NU Healthcare Leadership Understanding Self & Interpersonal Communication
Understanding Self and Others
Anchors keep a boat steady, while oars propel a boat forward. When we relate this to people, anchors are the characteristics that remain constant (help keep individuals steady); oars are the characteristics that change over time (allow for personal growth and development). All individuals have some personal characteristics that remain constant over time and some characteristics that change. The importance of different personal characteristics can vary greatly across individuals across situations.
Researchers have examined how professional identities can create difficulties as individuals are promoted to managerial positions. In these situations, individuals not only need to learn about the knowledge, skills, and abilities expected for their new managerial responsibilities, they also need to unlearn some of the behaviors that were central to their professional positions. Self-awareness is especially important for effective healthcare leaders. Good leaders are very aware of their own strengths and weaknesses and of how others compliment their strengths and weaknesses.
With this in mind, answer the following questions:
How have your anchors helped you? Are there anchors that have kept you from making important changes?
How have your life experiences encouraged you to make changes?
How might you use your current characteristics to help you make changes you expect to see in yourself over the next 5 to 10 years?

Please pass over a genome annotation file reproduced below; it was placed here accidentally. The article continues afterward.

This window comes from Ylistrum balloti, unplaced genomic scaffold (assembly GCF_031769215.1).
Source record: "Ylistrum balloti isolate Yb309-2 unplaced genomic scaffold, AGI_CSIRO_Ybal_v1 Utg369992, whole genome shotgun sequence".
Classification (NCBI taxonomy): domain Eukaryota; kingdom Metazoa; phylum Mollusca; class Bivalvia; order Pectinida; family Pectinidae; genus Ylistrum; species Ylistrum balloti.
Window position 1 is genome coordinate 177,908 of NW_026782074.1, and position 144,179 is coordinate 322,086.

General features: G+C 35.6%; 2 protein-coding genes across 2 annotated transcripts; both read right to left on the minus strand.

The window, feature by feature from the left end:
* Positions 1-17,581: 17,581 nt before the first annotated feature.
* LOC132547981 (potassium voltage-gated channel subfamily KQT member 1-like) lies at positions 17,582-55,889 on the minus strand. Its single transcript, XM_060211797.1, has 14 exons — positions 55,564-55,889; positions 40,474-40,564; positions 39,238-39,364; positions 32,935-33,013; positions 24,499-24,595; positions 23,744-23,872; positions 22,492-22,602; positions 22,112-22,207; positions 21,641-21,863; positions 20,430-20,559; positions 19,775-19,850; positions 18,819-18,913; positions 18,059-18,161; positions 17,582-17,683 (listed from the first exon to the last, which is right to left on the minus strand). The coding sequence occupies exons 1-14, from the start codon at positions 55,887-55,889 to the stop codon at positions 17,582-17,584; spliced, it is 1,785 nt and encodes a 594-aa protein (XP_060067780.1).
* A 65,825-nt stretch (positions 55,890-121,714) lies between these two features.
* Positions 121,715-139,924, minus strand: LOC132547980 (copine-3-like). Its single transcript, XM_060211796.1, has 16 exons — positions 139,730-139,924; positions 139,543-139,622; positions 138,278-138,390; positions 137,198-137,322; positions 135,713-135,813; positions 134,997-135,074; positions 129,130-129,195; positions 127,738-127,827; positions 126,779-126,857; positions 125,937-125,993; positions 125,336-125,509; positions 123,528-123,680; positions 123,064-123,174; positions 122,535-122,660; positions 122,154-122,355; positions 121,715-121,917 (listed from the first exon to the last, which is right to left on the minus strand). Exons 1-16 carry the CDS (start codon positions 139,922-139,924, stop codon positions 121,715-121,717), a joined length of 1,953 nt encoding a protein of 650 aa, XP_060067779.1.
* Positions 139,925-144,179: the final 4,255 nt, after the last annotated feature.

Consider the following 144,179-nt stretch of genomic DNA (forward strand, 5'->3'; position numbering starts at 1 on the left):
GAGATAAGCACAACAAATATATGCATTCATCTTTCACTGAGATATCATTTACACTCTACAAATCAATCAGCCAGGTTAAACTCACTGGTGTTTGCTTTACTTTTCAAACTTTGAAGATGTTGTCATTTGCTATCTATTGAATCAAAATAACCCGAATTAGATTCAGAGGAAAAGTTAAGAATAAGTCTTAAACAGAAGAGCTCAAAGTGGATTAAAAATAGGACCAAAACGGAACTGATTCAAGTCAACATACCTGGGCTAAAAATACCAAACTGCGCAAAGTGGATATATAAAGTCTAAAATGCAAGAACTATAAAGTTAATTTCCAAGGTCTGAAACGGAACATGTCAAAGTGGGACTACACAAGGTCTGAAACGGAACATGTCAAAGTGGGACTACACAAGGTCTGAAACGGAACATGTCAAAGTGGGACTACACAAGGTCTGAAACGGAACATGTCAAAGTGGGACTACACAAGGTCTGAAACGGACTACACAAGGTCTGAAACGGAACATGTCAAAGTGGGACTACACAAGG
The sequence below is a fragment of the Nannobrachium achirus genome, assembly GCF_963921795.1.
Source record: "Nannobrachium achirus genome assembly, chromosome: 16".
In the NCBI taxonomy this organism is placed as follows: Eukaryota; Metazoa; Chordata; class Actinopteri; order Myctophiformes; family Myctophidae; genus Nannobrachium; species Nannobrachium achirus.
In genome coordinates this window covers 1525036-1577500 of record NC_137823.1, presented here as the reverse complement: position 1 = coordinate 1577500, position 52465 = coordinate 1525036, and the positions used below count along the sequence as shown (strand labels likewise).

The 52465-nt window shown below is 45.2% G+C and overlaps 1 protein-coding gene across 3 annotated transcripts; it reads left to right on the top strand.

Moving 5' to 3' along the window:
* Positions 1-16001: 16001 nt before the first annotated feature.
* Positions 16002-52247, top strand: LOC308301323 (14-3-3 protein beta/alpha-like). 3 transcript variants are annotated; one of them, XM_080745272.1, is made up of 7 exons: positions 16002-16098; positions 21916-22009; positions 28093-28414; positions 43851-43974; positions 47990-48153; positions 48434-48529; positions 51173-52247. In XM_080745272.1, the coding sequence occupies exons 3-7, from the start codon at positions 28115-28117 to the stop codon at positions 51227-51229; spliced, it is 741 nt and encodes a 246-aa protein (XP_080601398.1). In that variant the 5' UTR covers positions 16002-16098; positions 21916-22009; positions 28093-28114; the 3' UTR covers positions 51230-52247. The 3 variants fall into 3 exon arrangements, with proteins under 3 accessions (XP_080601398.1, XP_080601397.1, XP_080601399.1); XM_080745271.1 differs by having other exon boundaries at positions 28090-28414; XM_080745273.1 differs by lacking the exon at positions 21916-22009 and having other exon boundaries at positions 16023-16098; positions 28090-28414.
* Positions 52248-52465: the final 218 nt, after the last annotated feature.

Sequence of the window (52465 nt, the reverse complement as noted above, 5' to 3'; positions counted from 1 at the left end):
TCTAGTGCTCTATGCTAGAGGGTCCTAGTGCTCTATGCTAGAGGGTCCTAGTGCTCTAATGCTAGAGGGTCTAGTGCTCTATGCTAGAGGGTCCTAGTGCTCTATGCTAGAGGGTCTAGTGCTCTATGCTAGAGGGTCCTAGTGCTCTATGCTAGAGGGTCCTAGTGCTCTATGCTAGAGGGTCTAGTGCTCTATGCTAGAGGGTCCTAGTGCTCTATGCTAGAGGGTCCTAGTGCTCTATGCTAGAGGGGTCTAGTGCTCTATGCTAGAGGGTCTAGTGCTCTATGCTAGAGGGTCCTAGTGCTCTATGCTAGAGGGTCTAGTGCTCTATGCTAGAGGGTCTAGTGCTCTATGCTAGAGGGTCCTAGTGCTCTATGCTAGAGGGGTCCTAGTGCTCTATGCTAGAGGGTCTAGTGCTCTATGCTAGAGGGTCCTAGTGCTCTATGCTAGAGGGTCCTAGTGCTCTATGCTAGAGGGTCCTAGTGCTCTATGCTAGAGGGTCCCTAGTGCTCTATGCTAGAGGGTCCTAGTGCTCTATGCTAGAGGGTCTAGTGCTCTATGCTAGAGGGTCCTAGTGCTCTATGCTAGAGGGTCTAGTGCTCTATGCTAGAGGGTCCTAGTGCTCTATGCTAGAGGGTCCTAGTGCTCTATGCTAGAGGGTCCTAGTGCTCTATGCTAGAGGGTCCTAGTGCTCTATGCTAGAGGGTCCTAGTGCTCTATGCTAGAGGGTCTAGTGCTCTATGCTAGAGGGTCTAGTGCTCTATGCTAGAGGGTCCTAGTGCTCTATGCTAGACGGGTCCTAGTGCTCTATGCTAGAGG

Sometimes we don’t express our thoughts and feelings because we don’t feel that we have sufficient grounds for the claims that we would like to make … in other words, we don’t trust our intuition. But often our reticence is based on a desire to avoid conflict, rather than a lack of solid arguments. Feelings that are not expressed, however, do not simply disappear. In addition to being willing to express our own thoughts and feelings, we need to encourage others to express their thoughts and feelings and we need to listen carefully when they do. Often, the best way to minimize conflict is to raise potentially contentious issues early, before they escalate.
With this in mind, identify a difficult conversation you had with a friend or work colleague involving a problem that you tried to resolve. The conversation may focus on a problem that has since been solved or one that still does not have a usable solution. The key is to find a problem that you were unable to resolve at that time. Try to identify a difficult problem that involved interpersonal difficulties, such as a conflict about how to do an assignment or a disagreement about who should perform different parts of a task.
Ponder the following questions as you develop your response:
What did you talk about?
What ideas did you have?
What were the interpersonal communication barriers that hindered your ability to resolve the issue? For example, did one of you have a hidden agenda?
Were there status differences that created problems?
Were there distractions that kept you from being focused n the conversation?
After pondering these questions and coming up with possible responses, answer the following questions:
Identify and describe the problem.
What was it about the situation that led you to feel the way you felt?
What was it about you or the situation that kept you from expressing your thoughts and feelings?
What assumptions did you make about the other person?
What did you lose from keeping certain thoughts and feelings to yourself?
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